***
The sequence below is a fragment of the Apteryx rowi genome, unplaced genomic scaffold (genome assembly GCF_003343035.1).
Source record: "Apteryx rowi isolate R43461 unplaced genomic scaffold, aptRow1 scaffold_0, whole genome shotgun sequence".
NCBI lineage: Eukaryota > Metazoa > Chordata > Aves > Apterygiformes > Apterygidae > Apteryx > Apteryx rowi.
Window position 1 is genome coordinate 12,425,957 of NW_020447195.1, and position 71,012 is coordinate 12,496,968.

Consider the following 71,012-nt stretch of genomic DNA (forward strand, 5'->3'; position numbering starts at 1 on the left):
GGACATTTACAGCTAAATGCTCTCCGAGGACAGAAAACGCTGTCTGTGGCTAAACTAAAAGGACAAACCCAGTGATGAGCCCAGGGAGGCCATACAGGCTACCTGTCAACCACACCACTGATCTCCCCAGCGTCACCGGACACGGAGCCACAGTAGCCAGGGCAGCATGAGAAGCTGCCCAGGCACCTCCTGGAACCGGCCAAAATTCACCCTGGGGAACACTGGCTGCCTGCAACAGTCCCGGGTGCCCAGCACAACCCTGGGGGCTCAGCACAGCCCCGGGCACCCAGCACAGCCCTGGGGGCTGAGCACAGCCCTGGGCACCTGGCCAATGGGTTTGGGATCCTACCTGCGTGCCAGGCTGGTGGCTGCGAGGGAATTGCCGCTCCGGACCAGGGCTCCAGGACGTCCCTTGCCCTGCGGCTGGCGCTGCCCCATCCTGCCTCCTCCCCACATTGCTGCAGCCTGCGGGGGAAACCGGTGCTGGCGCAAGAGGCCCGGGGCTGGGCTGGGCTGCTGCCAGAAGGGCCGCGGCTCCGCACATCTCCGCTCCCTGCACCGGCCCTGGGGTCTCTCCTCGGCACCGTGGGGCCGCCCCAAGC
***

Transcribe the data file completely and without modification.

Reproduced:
The sequence below is a fragment of the Apteryx rowi genome, unplaced genomic scaffold (genome assembly GCF_003343035.1).
Source record: "Apteryx rowi isolate R43461 unplaced genomic scaffold, aptRow1 scaffold_0, whole genome shotgun sequence".
NCBI lineage: Eukaryota > Metazoa > Chordata > Aves > Apterygiformes > Apterygidae > Apteryx > Apteryx rowi.
Window position 1 is genome coordinate 12,425,957 of NW_020447195.1, and position 71,012 is coordinate 12,496,968.

Consider the following 71,012-nt stretch of genomic DNA (forward strand, 5'->3'; position numbering starts at 1 on the left):
GGACATTTACAGCTAAATGCTCTCCGAGGACAGAAAACGCTGTCTGTGGCTAAACTAAAAGGACAAACCCAGTGATGAGCCCAGGGAGGCCATACAGGCTACCTGTCAACCACACCACTGATCTCCCCAGCGTCACCGGACACGGAGCCACAGTAGCCAGGGCAGCATGAGAAGCTGCCCAGGCACCTCCTGGAACCGGCCAAAATTCACCCTGGGGAACACTGGCTGCCTGCAACAGTCCCGGGTGCCCAGCACAACCCTGGGGGCTCAGCACAGCCCCGGGCACCCAGCACAGCCCTGGGGGCTGAGCACAGCCCTGGGCACCTGGCCAATGGGTTTGGGATCCTACCTGCGTGCCAGGCTGGTGGCTGCGAGGGAATTGCCGCTCCGGACCAGGGCTCCAGGACGTCCCTTGCCCTGCGGCTGGCGCTGCCCCATCCTGCCTCCTCCCCACATTGCTGCAGCCTGCGGGGGAAACCGGTGCTGGCGCAAGAGGCCCGGGGCTGGGCTGGGCTGCTGCCAGAAGGGCCGCGGCTCCGCACATCTCCGCTCCCTGCACCGGCCCTGGGGTCTCTCCTCGGCACCGTGGGGCCGCCCCAAGC